Blog post contribution by Myles McKelvey

A colleague of mine was complaining today that there are so many bad translators in Montreal. So then how do you find a good translator in Montreal? To separate the wheat from the chaff, there are five important questions to ask:

1. What are the translator’s credentials?
Before choosing translators, always check out their credentials. Find out what degrees they hold and from where. Unfortunately, most translators in Montreal have not been trained as translators but have simply fallen into the profession by accident. In fact, most individuals who call themselves translators in Quebec have little or no formal translation training whatsoever – the vast majority are just “winging it.” But savvy business owners realize how important it is to use qualified translators. Why? The bottom line: accredited translators consistently produce higher quality translations and are therefore able to convey a more professional image of a company’s products and services.

2. How many years of full-time translation experience does the translator have?
In Montreal, many self-proclaimed translators have full-time day jobs in unrelated professions and occasionally dabble in translation on the side. In any other profession, this would be completely unacceptable. For example, you wouldn’t want to visit a dentist who occasionally pulls teeth but most of the time flies airplanes – nor would you want to board an airplane with a dentist in the pilot’s cockpit. So it’s always a good idea to ask prospective translators: “How many years of full-time translation experience do you have? During those years, were you revised by a well-seasoned professional translator in order to hone your translation skills?”

3. What’s the translator’s mother tongue?
Many translators in Montreal claim that they are able to translate from French to English equally well as from English to French. In most cases, however, this is pie in the sky. For example, an Anglophone may have an excellent command of French, but may not write in a manner that incorporates all the nuances and cultural cues inherent in the French language. By using only translators who translate into their mother tongues, you can ensure that your text is as culturally and linguistically accurate as possible – and that it “speaks” directly to its target audience.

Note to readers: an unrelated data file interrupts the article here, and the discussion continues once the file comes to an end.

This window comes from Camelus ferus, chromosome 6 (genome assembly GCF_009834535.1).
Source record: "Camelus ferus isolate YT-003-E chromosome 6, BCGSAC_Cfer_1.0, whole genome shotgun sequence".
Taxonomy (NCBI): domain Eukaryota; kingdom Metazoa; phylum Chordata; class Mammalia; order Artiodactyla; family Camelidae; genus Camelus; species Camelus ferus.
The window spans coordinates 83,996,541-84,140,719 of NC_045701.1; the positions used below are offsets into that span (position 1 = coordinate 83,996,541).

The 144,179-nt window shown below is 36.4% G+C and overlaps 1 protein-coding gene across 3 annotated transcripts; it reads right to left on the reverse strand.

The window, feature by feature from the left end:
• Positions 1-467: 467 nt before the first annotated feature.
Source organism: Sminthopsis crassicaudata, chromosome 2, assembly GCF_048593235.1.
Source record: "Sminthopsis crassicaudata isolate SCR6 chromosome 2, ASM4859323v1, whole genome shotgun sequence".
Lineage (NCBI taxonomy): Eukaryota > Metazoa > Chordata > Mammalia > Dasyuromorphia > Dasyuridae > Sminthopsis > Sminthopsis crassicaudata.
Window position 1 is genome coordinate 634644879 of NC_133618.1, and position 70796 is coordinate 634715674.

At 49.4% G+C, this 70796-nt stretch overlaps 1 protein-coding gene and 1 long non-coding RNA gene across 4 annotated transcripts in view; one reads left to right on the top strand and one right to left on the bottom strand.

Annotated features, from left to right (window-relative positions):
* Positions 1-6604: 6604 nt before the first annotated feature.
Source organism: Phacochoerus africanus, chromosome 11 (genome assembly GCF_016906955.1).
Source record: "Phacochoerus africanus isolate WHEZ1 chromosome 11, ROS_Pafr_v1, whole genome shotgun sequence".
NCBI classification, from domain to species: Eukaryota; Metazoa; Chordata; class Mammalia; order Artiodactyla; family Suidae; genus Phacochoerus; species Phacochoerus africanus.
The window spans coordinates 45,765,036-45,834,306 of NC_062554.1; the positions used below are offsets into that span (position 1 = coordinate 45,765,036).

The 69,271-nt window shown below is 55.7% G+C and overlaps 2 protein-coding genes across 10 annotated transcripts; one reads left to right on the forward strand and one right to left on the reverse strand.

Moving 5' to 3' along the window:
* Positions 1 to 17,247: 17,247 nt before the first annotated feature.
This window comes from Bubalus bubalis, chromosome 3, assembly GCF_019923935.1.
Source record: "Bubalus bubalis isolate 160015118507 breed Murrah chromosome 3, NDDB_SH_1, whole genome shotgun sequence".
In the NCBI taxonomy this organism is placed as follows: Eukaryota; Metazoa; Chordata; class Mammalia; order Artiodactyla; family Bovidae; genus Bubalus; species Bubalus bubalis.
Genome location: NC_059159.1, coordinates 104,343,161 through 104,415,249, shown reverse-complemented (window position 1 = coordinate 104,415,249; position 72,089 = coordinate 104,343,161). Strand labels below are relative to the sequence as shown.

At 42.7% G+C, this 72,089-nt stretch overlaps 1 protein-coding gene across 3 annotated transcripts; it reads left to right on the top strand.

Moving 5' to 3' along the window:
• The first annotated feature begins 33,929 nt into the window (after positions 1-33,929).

4. What’s the translator’s specialization?
Be wary of the “jack-of-all-trades.” Translators who claim to be able to translate in every field under the sun are rarely ever exceptionally good at everything – or anything, for that matter. So if someone claims to be an “expert” in many different fields, this could be a red flag. Official bona fide translators, on the other hand, generally specialize in just one field, such as legal, medical or literary translation.

5. Is the translator certified?
For the same reason that it’s a good idea to hire certified professionals in other fields, when you use the services of officially accredited translators, you can rest assured that their skills meet professional standards and that they possess the essential credentials and experience. In Quebec, translators certified by the Ordre des traducteurs, terminologues et interprètes agréés du Québec (Quebec order of certified translators, terminologists and interpreters) must have a bachelor’s degree in translation or equivalent training and have completed a six-month mentoring program or two years of work experience. Certified translators must also have an excellent knowledge of both the source and target languages as well as impeccable writing skills.

For all of these reasons, it’s always a good idea to choose a professional certified translator!

Myles McKelvey, Certified Translator